It took Alan Moskin, who turns 92 on Wednesday, 50 years to start talking about his experiences during and after World War II.
On Sunday, June 3, he will talk about it at the Rockland Jewish Film Festival as part of the screening of the film “G.I. Jews,” in which he appears.
Mr. Moskin was one of the half million American Jews who served in the U.S. military during World War II, the subject of the 90 minute film that recently aired on PBS. They made up about 3 percent of the 16 million Americans mobilized, but they were a full eighth of the American Jewish population at the time.
Mr. Moskin was born and raised in Englewood, and returned there after the war and after law school. He practiced law in Englewood and Hackensack for many years before moving to Rockland County. He now lives in Nanuet.
His grandfather, Max Moskin, was one of the founders of Congregation Ahavath Torah. His father, Albert Moskin, was a pharmacist and the mayor of Englewood for three years in the 1950s. “My grandfather was very patriotic,” Mr. Moskin said. “He appreciated the country to no end.”
Others shared that patriotism. “After the Japanese bombed Pearl Harbor, people were running to the draft board. They were lying about their age. Everybody wanted to fight.”
But Alan wasn’t old enough then. He was 15 in 1941. But when he turned 18 in 1944, he was called for his physical, and in September he was drafted and sent to basic training at Camp Blanding, Florida, to join the infantry. “We were learning how to shoot an M1 rifle, learning how to survive in combat, learning how to kill or be killed,” he said.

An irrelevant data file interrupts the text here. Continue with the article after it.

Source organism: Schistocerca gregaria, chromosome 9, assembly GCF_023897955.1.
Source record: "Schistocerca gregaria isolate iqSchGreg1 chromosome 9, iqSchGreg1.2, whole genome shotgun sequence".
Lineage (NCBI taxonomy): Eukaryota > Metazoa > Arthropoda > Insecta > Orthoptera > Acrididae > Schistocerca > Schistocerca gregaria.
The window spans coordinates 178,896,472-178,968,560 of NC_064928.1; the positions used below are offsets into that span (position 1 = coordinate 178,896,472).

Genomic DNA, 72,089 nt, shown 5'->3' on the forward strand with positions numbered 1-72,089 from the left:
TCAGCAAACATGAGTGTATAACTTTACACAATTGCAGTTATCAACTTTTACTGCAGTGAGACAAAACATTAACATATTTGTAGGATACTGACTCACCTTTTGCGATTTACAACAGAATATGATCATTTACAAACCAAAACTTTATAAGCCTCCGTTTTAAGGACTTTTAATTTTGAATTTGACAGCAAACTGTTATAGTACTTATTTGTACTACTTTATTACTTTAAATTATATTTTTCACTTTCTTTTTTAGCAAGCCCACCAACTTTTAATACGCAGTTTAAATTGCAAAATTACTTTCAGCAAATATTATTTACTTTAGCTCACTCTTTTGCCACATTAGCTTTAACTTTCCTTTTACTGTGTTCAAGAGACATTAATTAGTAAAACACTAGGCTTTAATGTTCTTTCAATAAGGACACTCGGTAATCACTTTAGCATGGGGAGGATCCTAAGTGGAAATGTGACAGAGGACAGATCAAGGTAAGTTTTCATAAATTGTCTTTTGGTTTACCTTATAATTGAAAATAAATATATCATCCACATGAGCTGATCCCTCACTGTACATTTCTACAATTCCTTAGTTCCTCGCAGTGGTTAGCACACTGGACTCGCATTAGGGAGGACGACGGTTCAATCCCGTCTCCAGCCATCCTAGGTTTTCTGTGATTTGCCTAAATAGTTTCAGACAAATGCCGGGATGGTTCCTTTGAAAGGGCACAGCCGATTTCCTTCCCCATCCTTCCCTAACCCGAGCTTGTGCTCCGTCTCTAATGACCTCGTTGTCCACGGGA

Growing up in Englewood’s Fourth Ward, attending Dwight Morrow High School, he took diversity for granted. There were black kids and Jewish kids, Catholics and Protestants. “It made me realize we’re more alike than different,” he said. “I didn’t think about the color of skin.”
So basic training in the south was an education. “I saw the prejudice the southerners had about colored folks, as they called them,” he said.
He saw it, and then he experienced it “when they saw me with my arms around another guy in a basketball situation. They called me a ‘nigger lover.’ I had a mark on me. They called me ‘kike’ and ‘Jew bastard.’ I had to get over it. In the south, that’s how it was.”
It was painful. “We were supposed to be the good guys fighting the Nazis.”
When he left training and arrived in Europe in early 1945, however, “none of that crap existed in combat.”
He was part of General George Patton’s 3rd Army, fighting in the Rhineland campaign that started in France and worked its way through Germany and Austria. When the Nazis surrendered on May 7, he was not yet 19. He stayed in Germany with the occupation army for another year.